Scandal: What is it? What isn't it?


#1

Salvete, omnes!

Scriptural passages on “scandal” have caused me much difficulty in terms of understanding this notion even when back when I was a thoroughly-convinced Protestant.

Perhaps the problem arises in terms of the way in which we define “scandal” and related terms in today’s world.

Now, I have read through the Catechism on the subject and it would seem that a key part of the definition involves the person who is scandalized falling into sin.

So, is the fact that someone may merely see us doing something (even though we have right intentions in doing it) and “thinking” it is wrong, but having no intention to fall into what he/she believes to be sin him/herself considered “scandal” according to the Church’s definition?

Even ifthe above does NOT fall under the Church’s definition, how “sure” must you be that someone else is going to fall into sin if you do X, Y or Z? To me, in this day and age, with everyone having such strong opinions/convictions on practically everything, it would seem that, while many may be “scandalized” in the modern sense of the word at this or that action, most (if not all?) would be very unlikely if at all to participate in that sin on merely seeing someone about which they expected better (apparently) doing so. Indeed, the fact that someone else expected better automatically implies that they consider what you are doing sunful. Ifthey consider it s9inful, why on Earth would you doing it automatically lead them into sin? It would seem like the opposite would be true. It would seem that their thought process would run something like, “I expected better of so-and-so. You certainly wouldn’t catch me doing that!” I would expect they would be more likely to turn away from the perceived sin.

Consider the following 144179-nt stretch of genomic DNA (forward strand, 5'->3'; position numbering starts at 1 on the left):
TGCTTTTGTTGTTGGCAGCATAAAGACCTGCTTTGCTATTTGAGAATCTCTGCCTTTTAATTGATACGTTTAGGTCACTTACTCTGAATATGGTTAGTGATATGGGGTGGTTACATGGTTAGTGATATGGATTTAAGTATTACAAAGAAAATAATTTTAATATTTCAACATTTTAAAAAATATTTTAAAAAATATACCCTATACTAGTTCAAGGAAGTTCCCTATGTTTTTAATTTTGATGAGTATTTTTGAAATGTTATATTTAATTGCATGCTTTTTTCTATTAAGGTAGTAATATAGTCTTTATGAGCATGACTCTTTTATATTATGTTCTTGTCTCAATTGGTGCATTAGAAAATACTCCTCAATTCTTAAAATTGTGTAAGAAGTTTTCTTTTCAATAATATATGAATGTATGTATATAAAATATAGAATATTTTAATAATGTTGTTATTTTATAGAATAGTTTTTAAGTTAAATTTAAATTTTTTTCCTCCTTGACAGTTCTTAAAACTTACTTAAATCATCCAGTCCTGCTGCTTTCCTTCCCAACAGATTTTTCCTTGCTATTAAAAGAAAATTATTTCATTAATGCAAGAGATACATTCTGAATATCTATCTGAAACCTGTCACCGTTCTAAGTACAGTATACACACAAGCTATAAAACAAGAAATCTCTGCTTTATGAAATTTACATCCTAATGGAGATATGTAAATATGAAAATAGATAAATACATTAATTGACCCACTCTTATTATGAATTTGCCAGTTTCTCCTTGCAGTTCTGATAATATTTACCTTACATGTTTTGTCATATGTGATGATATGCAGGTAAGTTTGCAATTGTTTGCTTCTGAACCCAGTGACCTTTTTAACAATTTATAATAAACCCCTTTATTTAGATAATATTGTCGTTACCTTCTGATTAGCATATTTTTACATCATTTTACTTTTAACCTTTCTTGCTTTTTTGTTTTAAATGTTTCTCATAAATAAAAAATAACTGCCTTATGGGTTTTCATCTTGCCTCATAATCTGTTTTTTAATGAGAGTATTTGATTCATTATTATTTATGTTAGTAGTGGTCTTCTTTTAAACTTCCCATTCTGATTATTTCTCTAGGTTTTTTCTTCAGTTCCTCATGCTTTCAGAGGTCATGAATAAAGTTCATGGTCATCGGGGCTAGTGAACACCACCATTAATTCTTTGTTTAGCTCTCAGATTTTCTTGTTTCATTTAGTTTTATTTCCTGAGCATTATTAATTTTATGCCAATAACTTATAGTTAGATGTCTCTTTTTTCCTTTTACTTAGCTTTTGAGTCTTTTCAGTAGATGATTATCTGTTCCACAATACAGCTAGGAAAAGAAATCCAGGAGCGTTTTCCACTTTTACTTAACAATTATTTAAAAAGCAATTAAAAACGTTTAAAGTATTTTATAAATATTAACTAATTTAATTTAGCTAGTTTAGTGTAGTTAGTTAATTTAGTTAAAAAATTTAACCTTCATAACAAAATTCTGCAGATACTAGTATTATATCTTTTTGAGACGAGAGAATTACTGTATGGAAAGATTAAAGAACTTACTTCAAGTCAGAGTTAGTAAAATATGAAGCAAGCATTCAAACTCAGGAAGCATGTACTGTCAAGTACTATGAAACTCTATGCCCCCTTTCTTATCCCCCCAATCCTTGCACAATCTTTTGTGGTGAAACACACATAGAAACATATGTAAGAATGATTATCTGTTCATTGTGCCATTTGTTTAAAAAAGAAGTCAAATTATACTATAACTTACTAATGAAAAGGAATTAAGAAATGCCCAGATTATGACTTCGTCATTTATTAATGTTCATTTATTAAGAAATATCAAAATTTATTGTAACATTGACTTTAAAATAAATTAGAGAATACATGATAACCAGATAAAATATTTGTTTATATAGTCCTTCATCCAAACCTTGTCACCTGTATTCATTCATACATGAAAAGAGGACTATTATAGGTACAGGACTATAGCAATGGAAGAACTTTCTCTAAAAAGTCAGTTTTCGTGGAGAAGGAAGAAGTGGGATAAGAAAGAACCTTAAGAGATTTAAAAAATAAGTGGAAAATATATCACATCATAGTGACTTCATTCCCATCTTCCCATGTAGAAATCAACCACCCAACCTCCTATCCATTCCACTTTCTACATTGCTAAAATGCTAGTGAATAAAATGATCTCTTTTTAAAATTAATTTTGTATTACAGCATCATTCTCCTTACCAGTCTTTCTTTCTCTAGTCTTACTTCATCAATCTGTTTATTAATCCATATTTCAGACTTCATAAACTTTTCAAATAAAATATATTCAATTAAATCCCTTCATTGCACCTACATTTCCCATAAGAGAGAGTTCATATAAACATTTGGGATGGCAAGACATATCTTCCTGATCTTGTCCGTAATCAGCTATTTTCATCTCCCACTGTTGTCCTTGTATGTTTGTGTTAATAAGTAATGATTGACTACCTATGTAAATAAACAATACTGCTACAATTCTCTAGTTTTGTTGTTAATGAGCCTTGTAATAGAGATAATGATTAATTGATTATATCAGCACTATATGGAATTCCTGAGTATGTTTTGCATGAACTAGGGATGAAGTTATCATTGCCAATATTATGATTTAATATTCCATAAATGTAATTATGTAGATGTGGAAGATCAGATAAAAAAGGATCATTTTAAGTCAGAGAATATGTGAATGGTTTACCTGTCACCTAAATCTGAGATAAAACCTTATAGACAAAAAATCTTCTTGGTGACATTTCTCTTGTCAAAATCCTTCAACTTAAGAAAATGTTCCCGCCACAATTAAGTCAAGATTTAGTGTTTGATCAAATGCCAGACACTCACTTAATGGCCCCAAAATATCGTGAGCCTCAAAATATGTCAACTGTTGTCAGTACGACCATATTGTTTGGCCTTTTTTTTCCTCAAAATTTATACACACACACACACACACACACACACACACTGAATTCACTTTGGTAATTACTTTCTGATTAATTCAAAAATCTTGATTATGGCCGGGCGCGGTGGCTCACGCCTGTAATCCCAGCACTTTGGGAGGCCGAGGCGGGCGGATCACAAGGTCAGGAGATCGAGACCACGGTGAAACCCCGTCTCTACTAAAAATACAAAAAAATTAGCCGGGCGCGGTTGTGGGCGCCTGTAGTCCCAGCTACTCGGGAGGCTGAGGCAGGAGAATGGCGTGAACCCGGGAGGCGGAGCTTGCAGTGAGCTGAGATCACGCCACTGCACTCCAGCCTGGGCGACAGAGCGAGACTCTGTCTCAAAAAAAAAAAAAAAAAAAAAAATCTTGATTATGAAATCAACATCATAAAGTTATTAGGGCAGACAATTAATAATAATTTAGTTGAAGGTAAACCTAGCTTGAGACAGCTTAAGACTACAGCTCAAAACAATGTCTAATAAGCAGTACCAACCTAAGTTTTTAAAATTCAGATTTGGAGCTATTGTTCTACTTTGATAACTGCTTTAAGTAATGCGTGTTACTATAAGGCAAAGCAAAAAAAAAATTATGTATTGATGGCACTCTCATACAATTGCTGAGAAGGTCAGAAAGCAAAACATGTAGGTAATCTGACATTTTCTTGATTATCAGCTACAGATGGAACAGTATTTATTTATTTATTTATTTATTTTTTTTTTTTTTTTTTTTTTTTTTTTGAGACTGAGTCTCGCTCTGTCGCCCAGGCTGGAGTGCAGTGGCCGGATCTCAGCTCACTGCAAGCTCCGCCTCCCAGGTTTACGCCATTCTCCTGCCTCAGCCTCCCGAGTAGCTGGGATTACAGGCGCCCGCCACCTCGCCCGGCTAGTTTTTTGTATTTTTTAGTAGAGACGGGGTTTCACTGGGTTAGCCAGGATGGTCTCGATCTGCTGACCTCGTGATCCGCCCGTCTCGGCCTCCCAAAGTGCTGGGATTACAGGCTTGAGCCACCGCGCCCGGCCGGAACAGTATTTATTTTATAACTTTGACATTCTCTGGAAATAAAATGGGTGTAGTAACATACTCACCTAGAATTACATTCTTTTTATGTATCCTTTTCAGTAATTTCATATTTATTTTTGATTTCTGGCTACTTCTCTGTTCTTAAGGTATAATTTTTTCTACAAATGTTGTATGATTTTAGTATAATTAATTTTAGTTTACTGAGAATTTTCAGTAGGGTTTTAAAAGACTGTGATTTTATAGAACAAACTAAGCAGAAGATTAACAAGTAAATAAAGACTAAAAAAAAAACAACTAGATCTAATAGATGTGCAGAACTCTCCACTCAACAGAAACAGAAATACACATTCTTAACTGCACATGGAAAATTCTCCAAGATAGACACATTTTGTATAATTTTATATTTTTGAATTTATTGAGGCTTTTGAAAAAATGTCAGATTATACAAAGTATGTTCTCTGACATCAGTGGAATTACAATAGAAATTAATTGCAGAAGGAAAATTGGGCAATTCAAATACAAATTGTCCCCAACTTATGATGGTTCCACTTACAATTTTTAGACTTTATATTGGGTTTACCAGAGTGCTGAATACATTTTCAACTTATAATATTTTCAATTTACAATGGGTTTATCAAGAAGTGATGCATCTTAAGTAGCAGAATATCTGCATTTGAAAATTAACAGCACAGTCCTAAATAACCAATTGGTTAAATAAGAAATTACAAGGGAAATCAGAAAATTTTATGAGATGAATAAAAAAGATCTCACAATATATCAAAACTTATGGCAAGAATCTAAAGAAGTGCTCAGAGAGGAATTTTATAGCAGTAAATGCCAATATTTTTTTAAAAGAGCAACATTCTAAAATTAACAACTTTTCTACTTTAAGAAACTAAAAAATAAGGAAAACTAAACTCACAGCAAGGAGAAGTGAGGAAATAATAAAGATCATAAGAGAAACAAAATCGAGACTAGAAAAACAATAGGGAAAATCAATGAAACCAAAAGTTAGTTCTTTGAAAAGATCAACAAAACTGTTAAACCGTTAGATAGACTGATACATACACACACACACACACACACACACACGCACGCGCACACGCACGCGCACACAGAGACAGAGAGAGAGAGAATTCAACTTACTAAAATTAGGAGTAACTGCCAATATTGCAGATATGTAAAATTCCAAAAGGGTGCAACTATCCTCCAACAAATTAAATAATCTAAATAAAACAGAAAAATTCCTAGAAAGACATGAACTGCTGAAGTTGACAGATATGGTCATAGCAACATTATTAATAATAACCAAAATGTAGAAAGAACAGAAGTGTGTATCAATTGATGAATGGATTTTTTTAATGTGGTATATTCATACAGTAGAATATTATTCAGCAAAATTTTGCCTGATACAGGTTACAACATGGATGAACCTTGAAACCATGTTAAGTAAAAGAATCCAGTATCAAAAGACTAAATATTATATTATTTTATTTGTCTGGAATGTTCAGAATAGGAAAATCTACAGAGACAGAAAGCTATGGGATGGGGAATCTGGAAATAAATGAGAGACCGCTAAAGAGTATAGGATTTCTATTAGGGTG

Furthermore, their perception that you have sinned is (in this scenario) completely untrue! Their perception is erroneous. Is it still an obligation for you not to do what you are doing just because someone has the misperception that you are sinning?

This is why the notion of the “weaker” brother who believes something in error forcing you to give up something you know isn’t sinful in that famous Pauline passage has, I shan’t lie, always troubled me. Would it not be better if, on understanding that your brother thinks Xo or Y is sunfl, you were to sit down and explain why it iis not instead of simply giving it up altogether? In this way, you will likely both end up doing what is approved of by God and giving Him thanks in the process. You will have also corrected the misperception of your brother. If your brother happens to fall into what he believes is sin beforehand, not to sound cold, but isn’t that his responsibility and not yours? Could someone, along with answering the questions I pose above, please explain/clarify Paul’s reasoning in the passage to which I’m referring?